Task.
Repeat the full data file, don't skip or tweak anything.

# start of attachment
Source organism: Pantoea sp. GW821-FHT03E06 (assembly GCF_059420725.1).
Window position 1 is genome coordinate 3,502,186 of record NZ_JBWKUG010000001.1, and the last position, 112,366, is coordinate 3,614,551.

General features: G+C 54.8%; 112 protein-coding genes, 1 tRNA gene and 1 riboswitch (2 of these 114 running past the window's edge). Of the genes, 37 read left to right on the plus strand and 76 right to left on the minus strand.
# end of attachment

Source organism: Pantoea sp. GW821-FHT03E06 (assembly GCF_059420725.1).
Window position 1 is genome coordinate 3,502,186 of record NZ_JBWKUG010000001.1, and the last position, 112,366, is coordinate 3,614,551.

General features: G+C 54.8%; 112 protein-coding genes, 1 tRNA gene and 1 riboswitch (2 of these 114 running past the window's edge). Of the genes, 37 read left to right on the plus strand and 76 right to left on the minus strand.